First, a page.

Carpinus betulus

European Hornbeam, Common Hornbeam




  • native to Europe and Asia Minor
  • zone 5

Habit and Form

  • a deciduous, medium sized tree
  • 40' to 60' tall with roughly an equal width
  • somewhat pyramidal or oval when young
  • mature plants are broad and rounded
  • foliage is typically dense

Summer Foliage

  • alternate, deciduous leaves
  • leaves are 2.5" to 5" long and 1" to 2" wide
  • oblong-ovate leaves with rounded base and acute tip
  • margins doubly serrate
  • leaves are heavily textured with very impressed veins
  • leaf color is dark green
  • high quality summer foliage

Autumn Foliage

  • fall color is yellow to yellow-green
  • not impressive
  • leaves held late into the fall


  • monoecious with male and female flowers on the same plant
  • male flowers are 1.5" long catkins
  • female flowers are 1.5" to 3"
  • flowers are not considered showy
  • blooms in April


  • a ribbed nutlet subtended by a 1" to 1.5" papery, leaf-like bract
  • numerous nutlets are held together in pendulous chain-like clusters
  • color changes from green to brown in September thru October


  • interesting, smooth fluted bark
  • showy steel-gray color
  • considered to be ornamental


  • very soil adaptable as long as the soil is well-drained
  • full sun is best
  • can tolerate urban conditions and pollution
  • can be pruned or hedged if so desired
  • long-lived tree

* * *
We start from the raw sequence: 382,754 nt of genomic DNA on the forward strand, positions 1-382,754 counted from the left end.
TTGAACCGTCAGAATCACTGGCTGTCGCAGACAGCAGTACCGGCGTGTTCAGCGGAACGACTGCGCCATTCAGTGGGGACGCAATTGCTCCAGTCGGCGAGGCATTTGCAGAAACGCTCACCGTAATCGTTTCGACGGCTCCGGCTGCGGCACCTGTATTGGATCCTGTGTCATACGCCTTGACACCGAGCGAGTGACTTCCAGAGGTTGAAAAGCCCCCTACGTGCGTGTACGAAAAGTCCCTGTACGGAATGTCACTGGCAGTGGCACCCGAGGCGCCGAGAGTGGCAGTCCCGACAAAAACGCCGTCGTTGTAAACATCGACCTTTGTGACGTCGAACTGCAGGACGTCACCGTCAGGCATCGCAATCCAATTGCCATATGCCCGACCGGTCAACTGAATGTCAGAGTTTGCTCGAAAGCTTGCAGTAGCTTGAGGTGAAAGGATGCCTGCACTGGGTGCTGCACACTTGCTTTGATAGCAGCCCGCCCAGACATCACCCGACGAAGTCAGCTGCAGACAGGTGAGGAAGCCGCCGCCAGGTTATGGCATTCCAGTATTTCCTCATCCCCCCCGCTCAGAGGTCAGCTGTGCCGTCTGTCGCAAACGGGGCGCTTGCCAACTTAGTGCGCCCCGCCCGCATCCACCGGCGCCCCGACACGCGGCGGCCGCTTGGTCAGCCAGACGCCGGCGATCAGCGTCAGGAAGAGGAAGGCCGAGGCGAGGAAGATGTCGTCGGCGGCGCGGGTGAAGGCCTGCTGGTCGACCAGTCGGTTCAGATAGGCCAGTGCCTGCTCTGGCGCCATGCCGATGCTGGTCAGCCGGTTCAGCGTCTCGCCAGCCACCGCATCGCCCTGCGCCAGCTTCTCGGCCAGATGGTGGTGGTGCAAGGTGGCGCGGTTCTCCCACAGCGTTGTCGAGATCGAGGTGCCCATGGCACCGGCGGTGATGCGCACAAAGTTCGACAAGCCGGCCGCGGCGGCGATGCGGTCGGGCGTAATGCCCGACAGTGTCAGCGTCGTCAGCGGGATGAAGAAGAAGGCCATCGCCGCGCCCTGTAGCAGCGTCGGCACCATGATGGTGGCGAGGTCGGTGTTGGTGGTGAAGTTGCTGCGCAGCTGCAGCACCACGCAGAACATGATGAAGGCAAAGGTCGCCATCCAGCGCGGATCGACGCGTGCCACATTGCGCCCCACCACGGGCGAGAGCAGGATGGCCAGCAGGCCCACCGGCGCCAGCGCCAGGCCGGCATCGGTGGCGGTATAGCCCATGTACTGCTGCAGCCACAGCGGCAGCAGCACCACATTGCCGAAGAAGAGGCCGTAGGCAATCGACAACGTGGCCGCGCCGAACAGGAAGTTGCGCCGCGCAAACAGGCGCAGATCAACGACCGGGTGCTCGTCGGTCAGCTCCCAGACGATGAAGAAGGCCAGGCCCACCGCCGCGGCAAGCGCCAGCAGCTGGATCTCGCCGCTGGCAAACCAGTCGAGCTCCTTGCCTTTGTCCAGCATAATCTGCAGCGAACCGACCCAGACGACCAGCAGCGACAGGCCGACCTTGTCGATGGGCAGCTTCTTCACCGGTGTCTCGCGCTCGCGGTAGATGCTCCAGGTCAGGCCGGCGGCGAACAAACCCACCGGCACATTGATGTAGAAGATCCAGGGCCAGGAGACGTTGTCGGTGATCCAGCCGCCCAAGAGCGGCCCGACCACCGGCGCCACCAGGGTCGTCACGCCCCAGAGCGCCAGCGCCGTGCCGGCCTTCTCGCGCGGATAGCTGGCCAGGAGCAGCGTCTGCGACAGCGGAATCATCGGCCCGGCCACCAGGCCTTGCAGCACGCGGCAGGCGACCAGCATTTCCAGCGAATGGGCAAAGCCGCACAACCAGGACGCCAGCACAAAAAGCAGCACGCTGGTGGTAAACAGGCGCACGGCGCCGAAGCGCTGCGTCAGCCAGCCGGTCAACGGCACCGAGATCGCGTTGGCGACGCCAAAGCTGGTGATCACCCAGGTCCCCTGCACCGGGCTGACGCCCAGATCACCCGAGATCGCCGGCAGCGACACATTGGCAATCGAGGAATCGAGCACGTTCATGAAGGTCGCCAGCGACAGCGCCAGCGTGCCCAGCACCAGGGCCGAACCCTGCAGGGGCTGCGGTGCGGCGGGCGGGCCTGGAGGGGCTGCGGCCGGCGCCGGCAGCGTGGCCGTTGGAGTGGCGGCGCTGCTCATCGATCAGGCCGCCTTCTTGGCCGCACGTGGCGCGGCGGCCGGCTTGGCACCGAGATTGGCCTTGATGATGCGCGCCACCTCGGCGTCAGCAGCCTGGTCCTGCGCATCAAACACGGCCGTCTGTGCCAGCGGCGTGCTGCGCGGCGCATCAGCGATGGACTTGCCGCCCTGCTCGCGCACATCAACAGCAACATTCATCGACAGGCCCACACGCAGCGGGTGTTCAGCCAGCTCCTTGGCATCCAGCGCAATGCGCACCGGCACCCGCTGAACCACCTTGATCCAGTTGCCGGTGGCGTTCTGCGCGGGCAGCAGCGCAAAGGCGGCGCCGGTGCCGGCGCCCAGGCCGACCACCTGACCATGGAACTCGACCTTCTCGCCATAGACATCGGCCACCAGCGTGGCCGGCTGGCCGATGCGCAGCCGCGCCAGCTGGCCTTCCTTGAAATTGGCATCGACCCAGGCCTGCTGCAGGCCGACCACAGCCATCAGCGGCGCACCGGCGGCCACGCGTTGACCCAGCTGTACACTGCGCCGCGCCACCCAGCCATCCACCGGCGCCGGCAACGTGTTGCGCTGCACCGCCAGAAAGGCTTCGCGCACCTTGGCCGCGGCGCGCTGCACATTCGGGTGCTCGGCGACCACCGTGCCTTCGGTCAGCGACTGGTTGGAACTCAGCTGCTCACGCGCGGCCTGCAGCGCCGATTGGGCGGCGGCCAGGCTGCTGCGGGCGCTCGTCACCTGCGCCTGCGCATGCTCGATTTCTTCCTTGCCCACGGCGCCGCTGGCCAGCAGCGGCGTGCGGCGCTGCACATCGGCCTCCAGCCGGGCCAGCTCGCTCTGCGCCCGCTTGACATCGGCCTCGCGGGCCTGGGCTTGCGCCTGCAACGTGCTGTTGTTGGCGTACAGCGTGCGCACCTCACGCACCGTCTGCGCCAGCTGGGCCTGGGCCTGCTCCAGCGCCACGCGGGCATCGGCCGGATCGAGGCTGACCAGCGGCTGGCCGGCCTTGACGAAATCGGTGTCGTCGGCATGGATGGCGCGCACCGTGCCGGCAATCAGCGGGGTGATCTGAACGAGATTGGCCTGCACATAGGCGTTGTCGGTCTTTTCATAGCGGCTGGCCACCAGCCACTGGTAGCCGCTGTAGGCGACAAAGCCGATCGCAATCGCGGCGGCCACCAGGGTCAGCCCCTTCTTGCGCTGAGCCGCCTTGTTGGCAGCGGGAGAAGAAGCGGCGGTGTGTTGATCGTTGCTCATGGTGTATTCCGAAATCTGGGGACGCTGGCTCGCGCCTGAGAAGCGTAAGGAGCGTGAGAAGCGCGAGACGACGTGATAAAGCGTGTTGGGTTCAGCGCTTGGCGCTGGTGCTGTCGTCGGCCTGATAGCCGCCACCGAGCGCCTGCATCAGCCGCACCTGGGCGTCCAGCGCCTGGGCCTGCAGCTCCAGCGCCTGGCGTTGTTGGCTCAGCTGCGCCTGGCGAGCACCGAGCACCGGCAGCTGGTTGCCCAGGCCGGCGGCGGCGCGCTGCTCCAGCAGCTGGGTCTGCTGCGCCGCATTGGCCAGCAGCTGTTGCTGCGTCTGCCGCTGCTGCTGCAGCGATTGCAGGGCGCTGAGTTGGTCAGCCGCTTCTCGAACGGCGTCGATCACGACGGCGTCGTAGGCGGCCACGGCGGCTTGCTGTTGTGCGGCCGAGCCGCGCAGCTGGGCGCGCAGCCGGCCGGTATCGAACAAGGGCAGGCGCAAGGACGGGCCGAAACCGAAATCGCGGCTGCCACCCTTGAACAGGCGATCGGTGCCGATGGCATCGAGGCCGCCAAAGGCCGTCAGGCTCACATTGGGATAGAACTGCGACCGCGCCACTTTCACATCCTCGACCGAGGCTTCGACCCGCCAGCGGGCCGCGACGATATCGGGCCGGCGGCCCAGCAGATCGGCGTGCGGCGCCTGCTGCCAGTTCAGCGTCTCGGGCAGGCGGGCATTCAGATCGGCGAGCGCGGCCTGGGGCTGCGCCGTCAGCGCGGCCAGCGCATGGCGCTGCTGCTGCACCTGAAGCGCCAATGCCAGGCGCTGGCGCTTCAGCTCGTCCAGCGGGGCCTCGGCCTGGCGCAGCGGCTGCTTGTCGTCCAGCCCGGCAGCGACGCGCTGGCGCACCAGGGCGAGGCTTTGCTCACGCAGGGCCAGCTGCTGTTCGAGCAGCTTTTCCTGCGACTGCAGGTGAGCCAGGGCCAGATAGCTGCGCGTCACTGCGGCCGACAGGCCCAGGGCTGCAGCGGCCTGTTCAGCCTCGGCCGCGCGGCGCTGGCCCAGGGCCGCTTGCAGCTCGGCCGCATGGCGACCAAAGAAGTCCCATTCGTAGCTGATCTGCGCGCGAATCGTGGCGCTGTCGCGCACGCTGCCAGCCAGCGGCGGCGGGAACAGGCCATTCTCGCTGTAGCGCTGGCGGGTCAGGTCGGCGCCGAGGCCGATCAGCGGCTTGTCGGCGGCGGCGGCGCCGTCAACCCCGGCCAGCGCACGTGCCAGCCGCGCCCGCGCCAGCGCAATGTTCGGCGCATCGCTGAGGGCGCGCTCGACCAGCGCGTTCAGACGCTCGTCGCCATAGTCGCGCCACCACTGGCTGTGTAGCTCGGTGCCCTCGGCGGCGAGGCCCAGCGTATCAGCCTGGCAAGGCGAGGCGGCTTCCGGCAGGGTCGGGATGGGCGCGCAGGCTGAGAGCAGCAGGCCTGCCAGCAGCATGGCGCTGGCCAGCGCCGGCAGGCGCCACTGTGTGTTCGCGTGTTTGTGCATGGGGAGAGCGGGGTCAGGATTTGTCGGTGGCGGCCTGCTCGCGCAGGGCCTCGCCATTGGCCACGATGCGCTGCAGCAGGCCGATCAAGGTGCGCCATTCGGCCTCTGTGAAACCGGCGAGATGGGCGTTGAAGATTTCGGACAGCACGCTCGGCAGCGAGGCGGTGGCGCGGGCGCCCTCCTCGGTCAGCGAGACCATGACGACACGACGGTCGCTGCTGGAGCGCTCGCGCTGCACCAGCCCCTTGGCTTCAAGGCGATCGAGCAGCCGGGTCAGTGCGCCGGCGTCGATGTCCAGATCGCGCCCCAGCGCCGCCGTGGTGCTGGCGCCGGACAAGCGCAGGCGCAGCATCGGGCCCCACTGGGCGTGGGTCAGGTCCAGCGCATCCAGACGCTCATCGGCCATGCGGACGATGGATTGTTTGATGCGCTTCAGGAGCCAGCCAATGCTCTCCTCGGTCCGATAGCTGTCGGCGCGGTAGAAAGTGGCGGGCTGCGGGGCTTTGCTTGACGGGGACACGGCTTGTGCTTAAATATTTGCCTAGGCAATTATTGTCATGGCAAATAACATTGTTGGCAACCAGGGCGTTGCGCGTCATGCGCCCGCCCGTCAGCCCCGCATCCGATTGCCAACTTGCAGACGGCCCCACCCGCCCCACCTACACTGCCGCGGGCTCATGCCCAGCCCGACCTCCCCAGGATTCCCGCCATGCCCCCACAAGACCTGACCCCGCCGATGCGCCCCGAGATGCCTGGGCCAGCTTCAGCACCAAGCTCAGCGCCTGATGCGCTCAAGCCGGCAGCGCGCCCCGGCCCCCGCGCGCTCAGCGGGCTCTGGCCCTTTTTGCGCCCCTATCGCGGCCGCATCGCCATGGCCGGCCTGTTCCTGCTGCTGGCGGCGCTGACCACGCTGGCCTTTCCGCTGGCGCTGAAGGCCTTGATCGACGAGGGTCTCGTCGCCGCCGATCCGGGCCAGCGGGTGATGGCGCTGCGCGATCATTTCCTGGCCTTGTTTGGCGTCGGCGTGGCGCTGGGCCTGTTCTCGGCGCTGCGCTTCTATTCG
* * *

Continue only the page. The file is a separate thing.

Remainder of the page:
• difficult to transplant as large tree

Landscape Use

  • shade tree
  • street tree (upright form)
  • for screening
  • specimen
  • can be pleached or pruned into a large hedge
  • works well in large planter boxes, tree lawns and in urban plaza plantings, although upright selection may be most suitable


  • generally free of problems
  • can be attacked by Japanese Beetle
  • canker and stem die-back occur occasionally
  • narrow branch angles on upright forms may be prone to splitting in ice storms

ID Features

  • buds hook or curve back around the stem
  • alternate leaf arrangement
  • highly impressed veins and textured leaves
  • clusters of nutlets with bracts
  • fluted, muscle-like gray bark
  • dense, clean summer foliage


  • by seed, but requires stratification
  • cuttings can be rooted, but they are difficult
  • cultivars are often grafted onto seedlings


'Asplenifolia' and 'Incisa' - Both have deeply cut leaves so the teeth are more like lobes.

'Fastigiata' - A very popular cultivar that is much more common than the species in commerce. Not really a columnar form, but rather develops a dense, formal, pyramidal outline with unrivaled symmetry. Reaches 40' to 50' tall and 20' to 30' wide at the bottom third of the plant. Lacks a true central leader and has numerous, fine upright branches. In the trade, variability exists in 'Fastigiata' as far as its shape, so it is probable that more then one clone is being called 'Fastigiata'.

'Globosa' - A rounded dense tree with no central leader. Slow growing, only reaching 15' to 20' tall.

'Pendula' - Various weeping clones are occasionally seen, but they differ widely in their ultimate size and habit.

'Quercifolia' - Leaves somewhat oak-like in shape (lobed).

© Copyright Mark H. Brand, 1997-2015.

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Citation and Acknowledgements: University of Connecticut Plant Database,, Mark H. Brand, Department of Plant Science and Landscape Architecture, Storrs, CT 06269-4067 USA.